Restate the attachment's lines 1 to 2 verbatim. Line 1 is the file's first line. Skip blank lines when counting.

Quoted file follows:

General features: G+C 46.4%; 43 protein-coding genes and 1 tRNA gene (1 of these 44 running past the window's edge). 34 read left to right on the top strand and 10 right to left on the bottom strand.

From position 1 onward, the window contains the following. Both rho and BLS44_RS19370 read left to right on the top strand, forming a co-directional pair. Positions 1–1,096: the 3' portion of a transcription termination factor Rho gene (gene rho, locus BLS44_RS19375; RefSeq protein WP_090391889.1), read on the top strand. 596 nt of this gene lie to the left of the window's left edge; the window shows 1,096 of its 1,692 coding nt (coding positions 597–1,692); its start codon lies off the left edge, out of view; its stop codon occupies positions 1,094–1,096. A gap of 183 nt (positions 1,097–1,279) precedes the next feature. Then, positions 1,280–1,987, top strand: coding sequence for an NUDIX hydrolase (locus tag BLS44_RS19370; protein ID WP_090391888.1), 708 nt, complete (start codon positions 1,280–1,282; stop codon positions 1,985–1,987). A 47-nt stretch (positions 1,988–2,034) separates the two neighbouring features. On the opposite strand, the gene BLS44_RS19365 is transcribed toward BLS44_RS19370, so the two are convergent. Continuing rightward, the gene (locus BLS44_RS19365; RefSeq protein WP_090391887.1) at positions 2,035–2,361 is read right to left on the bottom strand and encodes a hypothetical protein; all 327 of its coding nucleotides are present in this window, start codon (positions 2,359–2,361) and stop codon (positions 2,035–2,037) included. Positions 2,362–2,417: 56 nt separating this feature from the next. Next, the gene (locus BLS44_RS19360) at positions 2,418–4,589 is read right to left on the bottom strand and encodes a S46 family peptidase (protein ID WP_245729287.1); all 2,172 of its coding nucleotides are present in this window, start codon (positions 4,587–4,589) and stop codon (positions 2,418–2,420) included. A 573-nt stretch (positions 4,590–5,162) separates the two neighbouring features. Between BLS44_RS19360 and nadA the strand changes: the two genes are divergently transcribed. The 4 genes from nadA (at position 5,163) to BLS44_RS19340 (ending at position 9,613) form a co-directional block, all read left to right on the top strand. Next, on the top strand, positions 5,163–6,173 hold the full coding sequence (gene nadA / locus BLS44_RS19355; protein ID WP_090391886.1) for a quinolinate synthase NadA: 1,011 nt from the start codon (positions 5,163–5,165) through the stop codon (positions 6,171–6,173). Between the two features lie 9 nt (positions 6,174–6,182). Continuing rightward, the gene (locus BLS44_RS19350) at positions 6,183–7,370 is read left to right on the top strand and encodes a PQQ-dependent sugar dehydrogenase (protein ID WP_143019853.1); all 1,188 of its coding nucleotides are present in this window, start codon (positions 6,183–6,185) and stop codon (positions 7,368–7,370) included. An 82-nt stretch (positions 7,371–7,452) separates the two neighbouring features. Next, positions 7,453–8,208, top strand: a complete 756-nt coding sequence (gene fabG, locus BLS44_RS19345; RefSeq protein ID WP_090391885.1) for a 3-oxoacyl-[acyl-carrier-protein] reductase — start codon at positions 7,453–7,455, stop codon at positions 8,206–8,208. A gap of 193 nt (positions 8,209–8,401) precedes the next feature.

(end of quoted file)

General features: G+C 46.4%; 43 protein-coding genes and 1 tRNA gene (1 of these 44 running past the window's edge). 34 read left to right on the top strand and 10 right to left on the bottom strand.

From position 1 onward, the window contains the following. Both rho and BLS44_RS19370 read left to right on the top strand, forming a co-directional pair. Positions 1–1,096: the 3' portion of a transcription termination factor Rho gene (gene rho, locus BLS44_RS19375; RefSeq protein WP_090391889.1), read on the top strand. 596 nt of this gene lie to the left of the window's left edge; the window shows 1,096 of its 1,692 coding nt (coding positions 597–1,692); its start codon lies off the left edge, out of view; its stop codon occupies positions 1,094–1,096. A gap of 183 nt (positions 1,097–1,279) precedes the next feature. Then, positions 1,280–1,987, top strand: coding sequence for an NUDIX hydrolase (locus tag BLS44_RS19370; protein ID WP_090391888.1), 708 nt, complete (start codon positions 1,280–1,282; stop codon positions 1,985–1,987). A 47-nt stretch (positions 1,988–2,034) separates the two neighbouring features. On the opposite strand, the gene BLS44_RS19365 is transcribed toward BLS44_RS19370, so the two are convergent. Continuing rightward, the gene (locus BLS44_RS19365; RefSeq protein WP_090391887.1) at positions 2,035–2,361 is read right to left on the bottom strand and encodes a hypothetical protein; all 327 of its coding nucleotides are present in this window, start codon (positions 2,359–2,361) and stop codon (positions 2,035–2,037) included. Positions 2,362–2,417: 56 nt separating this feature from the next. Next, the gene (locus BLS44_RS19360) at positions 2,418–4,589 is read right to left on the bottom strand and encodes a S46 family peptidase (protein ID WP_245729287.1); all 2,172 of its coding nucleotides are present in this window, start codon (positions 4,587–4,589) and stop codon (positions 2,418–2,420) included. A 573-nt stretch (positions 4,590–5,162) separates the two neighbouring features. Between BLS44_RS19360 and nadA the strand changes: the two genes are divergently transcribed. The 4 genes from nadA (at position 5,163) to BLS44_RS19340 (ending at position 9,613) form a co-directional block, all read left to right on the top strand. Next, on the top strand, positions 5,163–6,173 hold the full coding sequence (gene nadA / locus BLS44_RS19355; protein ID WP_090391886.1) for a quinolinate synthase NadA: 1,011 nt from the start codon (positions 5,163–5,165) through the stop codon (positions 6,171–6,173). Between the two features lie 9 nt (positions 6,174–6,182). Continuing rightward, the gene (locus BLS44_RS19350) at positions 6,183–7,370 is read left to right on the top strand and encodes a PQQ-dependent sugar dehydrogenase (protein ID WP_143019853.1); all 1,188 of its coding nucleotides are present in this window, start codon (positions 6,183–6,185) and stop codon (positions 7,368–7,370) included. An 82-nt stretch (positions 7,371–7,452) separates the two neighbouring features. Next, positions 7,453–8,208, top strand: a complete 756-nt coding sequence (gene fabG, locus BLS44_RS19345; RefSeq protein ID WP_090391885.1) for a 3-oxoacyl-[acyl-carrier-protein] reductase — start codon at positions 7,453–7,455, stop codon at positions 8,206–8,208. A gap of 193 nt (positions 8,209–8,401) precedes the next feature.